Twenty… And Counting

As we wrapped up the recent board-staff planning retreat for the CAPACES Leadership Institute, we added up the programs on the Institute’s list for 2012.  We knew we had a lot going on—more than half are already underway and few more will be shortly.  But even we were surprised at the total number:  twenty.

The program docket, including a one-paragraph description of each class, course or activity, fills four single-spaced pages—about five times the length of these occasional updates.  We’ve picked out two to share.  Both are brand new programs.

The first is one we call “TURNO” or “Talento Universitario Regresando a Nuestros Orígenes (University Talent Returning to Our Origins), creating a path for capable and motivated young folks to embrace and prepare for long-term movement leadership.  Each fall, the Institute plans to recruit a dozen Woodburn High School juniors for sessions on leadership, movement history, and community service.  The Institute will convene gatherings of TURNO cohorts during vacations to reinforce connections and to help them visualize their roles after graduation.  We intend that TURNO will steadily increase the pool of new leaders, even assuming that many don’t return.  TURNO will also expand the network of movement supporters, rooted in our communities, who go out into—and succeed in—the wider world.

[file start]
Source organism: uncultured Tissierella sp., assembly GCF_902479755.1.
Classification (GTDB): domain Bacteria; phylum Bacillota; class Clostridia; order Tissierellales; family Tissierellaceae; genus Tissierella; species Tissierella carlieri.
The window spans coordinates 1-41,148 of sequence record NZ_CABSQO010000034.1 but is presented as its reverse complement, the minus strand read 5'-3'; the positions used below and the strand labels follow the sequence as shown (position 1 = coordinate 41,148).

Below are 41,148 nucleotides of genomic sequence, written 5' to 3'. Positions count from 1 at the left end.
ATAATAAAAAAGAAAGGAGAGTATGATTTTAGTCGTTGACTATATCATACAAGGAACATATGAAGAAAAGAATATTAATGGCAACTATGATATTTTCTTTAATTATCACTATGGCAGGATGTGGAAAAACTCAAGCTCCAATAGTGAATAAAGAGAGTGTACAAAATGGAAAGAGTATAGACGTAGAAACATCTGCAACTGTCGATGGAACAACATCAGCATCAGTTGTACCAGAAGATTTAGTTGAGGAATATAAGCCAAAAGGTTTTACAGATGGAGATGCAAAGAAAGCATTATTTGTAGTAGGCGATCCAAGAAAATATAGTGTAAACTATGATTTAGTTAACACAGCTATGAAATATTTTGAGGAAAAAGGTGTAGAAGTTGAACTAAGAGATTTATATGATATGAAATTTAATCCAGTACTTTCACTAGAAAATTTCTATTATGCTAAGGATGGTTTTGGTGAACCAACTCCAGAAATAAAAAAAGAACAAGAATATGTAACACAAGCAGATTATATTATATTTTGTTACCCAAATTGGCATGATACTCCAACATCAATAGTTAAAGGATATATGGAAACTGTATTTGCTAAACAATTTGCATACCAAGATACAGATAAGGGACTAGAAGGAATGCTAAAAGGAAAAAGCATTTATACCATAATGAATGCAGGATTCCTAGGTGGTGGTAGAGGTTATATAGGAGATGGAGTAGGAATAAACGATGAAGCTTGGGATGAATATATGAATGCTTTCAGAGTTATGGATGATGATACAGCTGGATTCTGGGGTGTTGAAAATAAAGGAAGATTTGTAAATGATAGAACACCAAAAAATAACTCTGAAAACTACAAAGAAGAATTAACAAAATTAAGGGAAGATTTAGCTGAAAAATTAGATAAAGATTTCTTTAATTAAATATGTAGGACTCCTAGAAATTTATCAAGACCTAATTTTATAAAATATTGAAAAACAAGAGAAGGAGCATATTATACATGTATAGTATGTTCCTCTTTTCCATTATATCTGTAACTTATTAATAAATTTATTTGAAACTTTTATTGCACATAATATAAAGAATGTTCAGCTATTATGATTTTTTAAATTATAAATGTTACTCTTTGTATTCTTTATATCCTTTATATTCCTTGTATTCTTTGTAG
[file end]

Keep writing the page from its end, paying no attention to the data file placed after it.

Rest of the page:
CLI Programs Coordinator Abel Valladares has led recruitment of a pioneering group of  TURNistas who are piloting and shaping the activities strategies.  We hope and expect that they will continue in TURNO through next academic and help recruit the new cohort.

The second program we’d like to highlight is a research special project we call “Agricultural Wealth in the Mid-Willamette Valley:  Who has created it and who controls it?”  The challenge for CLI Communications and Grants Manager Ranfis Villatoro and two paid project interns, is to assemble stories and stats that compellingly convey the answers, and then shape the material in a popular education style class.  That class will be incorporated into future offerings of CAPACES 101 (enrolling new staff and emerging leaders) and will likely grow into a course all its own   This project is funded by the Wayne Morse Center for Law and Politics at the University of Oregon as part of their “Capitalism and the Common Good” initiative.


In the months ahead we’ll describe other Institute courses.  As of today, that’s only 18 more to go.